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Re: Finding WCAG approved sites


From: Terence de Giere
Date: Sep 11, 2003 12:46PM

I did some searching for WAI icons using filenames on various search
engines, and it did not turn up much. Searching for text brought up more
results, but it sure does not seem a very efficient way to find
anything. CAST used to have site with a database of Bobby Approved
sites, but when you checked those sites with Bobby, most of them failed.

Jukka Korpela has a lot of good points. Accessibility seems like a work
in progress. Besides making a site accessible, maintaining that
accessibility on the site can be challenge, especially if others are
updating the site. My wife has a site. In the beginning all guidelines
that Bobby could check were passed, so for the automated part of the
test the site had a WCAG Triple-A pass. Then manual checking was done to
the Double-A level, including separate tests for HTML validation etc.
The site was given a Level Double-A rating. My wife however is not that
much into accessibility, although she has at least one blind user she
knows who comes to the site. Over time however as the site has been
updated, sometimes with links pasted in from other sites. There is a
deterioration of accessibility I have observed over time. Further if
one checks the site with some other tools, it fails to pass any
accessibility test, at least if one goes solely with automated results.
So at best I find the site, on average, would comply with Level-A.
Further, the design of the site could use a big overhaul, to improve
accessibility and usability. As sites age, the patches to the navigation
system and general organization of the site to add new sections or
features tend to erode the initial plan, and the site gets more incoherent.

In every project involving accessibility I have worked on , involving
designers, programmers usability specialists, I have observed a
deterioration in the quality of the accessibility as defined in the site
specifications versus the actual site that went online. With so many
working on the site, and having different levels of skill and
accessibility knowledge, this seems inevitable. Tools certainly help,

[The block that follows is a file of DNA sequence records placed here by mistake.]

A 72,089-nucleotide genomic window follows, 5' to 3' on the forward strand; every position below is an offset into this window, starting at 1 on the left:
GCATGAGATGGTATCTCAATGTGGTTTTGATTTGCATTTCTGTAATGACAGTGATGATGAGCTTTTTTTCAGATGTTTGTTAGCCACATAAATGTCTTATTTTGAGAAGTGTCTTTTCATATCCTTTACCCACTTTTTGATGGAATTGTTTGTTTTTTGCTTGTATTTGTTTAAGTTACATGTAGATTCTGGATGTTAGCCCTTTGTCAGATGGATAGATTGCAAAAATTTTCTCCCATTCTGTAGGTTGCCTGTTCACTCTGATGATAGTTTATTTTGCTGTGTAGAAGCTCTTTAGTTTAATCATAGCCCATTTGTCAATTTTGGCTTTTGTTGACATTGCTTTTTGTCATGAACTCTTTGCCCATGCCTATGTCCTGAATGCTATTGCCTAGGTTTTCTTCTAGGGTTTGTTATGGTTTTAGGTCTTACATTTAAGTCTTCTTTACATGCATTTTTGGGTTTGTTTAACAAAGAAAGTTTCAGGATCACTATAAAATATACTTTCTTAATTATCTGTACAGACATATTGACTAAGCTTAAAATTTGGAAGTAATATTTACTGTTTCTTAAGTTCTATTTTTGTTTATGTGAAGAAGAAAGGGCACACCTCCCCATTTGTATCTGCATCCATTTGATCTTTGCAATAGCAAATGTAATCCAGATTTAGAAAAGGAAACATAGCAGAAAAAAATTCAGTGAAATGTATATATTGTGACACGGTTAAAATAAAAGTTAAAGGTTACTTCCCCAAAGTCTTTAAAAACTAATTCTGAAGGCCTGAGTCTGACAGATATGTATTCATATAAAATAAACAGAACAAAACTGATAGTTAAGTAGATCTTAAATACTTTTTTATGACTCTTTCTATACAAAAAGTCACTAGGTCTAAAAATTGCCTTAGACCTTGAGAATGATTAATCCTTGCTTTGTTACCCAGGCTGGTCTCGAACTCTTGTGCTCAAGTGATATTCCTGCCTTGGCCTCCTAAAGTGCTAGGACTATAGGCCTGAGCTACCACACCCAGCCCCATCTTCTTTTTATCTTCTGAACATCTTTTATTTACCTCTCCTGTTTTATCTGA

but it seems like a losing battle to meet every guideline on every page,
unless really intense manual focus can be applied for every item on
every page when it is designed, and whenever it is updated.

I have put accessibility icons on pages, but after reviewing my own
work, Jukka's comments, and seeing a certain hopelessness in reviewing
sites that are supposed to be accessible, I now think that the icons, if
used, perhaps should only go on an 'about this site' page, as an
indication of the intent of the site to be accessible. The W3C text for
their accessibility icons is technospeak. I tired this for alternate
text for one of their icons: "Accessible web site icon: Claim of
conformance to W3C Level Triple-A accessibility guidelines." After all
the W3C does not verify the claim, different tools will pass or fail the
same pages, and there is some disagreement on some guidelines as what
constitutes a pass. If one wants to prove a page is compliant, there is
no fully agreed upon consistent method to prove it. And it would take a
lot longer to approve a page by committee than for a competent tester to
work over the page to make it basically accessible.

Jukka's notes point out a number of failings. When I got Bobby 5.0, it
failed pages that passed with Bobby 4.0, but a manual check of the
problem did not find any errors. Rather Bobby 5.0 was fooled by some
structures in the page that prevented it from parsing the code properly
and it reported errors where there were none - it was a bug. Other
checkers on the same page found other problems not found by Bobby. Tools
have very definite limitations. At best they can help maintain a certain
level of accessibility, but that level of accessibility is lower than
the tools seem to determine. At this point it seems inevitable that not